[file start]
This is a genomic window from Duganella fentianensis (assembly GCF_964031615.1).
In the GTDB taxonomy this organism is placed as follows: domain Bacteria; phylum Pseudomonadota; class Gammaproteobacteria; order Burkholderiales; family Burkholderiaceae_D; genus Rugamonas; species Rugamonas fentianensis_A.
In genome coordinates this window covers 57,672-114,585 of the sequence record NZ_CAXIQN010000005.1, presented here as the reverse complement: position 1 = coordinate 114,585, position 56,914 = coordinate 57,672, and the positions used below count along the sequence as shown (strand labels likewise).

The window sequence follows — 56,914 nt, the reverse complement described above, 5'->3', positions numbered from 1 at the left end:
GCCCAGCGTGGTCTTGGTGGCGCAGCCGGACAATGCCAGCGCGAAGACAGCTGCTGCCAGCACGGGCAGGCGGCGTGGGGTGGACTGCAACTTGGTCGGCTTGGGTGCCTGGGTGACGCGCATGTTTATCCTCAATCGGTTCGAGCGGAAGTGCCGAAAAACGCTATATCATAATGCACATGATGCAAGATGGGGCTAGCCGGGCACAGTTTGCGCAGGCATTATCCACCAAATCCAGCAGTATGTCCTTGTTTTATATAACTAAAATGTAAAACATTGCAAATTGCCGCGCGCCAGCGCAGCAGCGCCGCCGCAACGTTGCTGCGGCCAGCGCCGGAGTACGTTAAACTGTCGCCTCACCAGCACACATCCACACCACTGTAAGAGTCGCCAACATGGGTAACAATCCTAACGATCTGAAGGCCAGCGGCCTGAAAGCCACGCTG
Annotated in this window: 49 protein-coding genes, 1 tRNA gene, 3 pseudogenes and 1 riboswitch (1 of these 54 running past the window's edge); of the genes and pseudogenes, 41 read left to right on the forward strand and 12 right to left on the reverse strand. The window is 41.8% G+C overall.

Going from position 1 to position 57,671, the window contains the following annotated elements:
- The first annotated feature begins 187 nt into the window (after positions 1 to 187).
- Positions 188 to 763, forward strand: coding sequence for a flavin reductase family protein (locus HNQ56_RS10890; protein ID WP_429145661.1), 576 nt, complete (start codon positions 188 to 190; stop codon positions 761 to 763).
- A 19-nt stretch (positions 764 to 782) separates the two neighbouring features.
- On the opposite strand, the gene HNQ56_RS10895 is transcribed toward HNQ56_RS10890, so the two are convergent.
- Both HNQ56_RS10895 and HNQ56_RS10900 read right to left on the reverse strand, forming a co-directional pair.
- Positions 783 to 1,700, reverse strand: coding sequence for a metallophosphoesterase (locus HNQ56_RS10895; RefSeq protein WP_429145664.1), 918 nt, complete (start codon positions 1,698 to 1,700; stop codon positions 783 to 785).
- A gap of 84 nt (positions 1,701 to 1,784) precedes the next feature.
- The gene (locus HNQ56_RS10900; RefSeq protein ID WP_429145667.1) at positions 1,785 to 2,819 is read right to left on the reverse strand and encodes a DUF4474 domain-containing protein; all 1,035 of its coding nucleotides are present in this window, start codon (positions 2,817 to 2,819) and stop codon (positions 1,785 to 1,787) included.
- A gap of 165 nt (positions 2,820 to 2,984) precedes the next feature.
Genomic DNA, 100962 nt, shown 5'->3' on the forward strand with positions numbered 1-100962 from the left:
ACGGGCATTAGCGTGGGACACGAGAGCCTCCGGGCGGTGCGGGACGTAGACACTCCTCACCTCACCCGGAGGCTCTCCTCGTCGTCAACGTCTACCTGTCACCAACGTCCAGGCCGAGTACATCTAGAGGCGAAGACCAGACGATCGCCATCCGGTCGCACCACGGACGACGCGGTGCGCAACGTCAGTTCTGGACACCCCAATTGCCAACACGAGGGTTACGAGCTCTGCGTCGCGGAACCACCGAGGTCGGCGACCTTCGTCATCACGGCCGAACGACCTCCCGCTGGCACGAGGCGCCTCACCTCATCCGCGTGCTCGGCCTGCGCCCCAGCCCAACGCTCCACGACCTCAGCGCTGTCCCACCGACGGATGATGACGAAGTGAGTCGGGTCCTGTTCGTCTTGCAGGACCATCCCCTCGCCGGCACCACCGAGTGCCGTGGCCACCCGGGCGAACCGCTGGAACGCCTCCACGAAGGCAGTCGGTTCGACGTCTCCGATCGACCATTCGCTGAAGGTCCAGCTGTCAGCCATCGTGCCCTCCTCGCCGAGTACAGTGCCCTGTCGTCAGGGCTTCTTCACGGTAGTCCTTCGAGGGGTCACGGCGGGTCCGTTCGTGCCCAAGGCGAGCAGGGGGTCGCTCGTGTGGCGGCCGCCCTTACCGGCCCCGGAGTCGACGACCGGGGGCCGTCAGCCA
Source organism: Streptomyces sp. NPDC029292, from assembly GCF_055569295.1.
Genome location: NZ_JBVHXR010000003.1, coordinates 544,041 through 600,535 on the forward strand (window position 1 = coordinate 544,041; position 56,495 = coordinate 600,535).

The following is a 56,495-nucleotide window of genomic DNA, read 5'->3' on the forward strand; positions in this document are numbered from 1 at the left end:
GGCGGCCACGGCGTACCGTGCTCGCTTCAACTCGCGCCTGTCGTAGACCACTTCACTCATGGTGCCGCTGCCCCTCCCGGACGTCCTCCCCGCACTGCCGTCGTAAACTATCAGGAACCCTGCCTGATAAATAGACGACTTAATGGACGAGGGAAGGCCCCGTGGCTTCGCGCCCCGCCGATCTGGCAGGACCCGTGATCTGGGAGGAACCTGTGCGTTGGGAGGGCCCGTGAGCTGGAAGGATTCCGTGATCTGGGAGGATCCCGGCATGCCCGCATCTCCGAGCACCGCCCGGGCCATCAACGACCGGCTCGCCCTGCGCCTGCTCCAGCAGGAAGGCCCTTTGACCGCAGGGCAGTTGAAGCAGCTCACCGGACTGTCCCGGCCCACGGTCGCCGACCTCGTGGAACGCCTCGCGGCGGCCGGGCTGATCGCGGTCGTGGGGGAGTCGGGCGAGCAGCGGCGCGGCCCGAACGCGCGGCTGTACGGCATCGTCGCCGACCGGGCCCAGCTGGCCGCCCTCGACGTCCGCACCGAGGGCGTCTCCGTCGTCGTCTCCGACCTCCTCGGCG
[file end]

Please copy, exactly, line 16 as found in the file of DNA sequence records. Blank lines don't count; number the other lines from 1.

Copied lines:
- A gap of 165 nt (positions 2,820 to 2,984) precedes the next feature.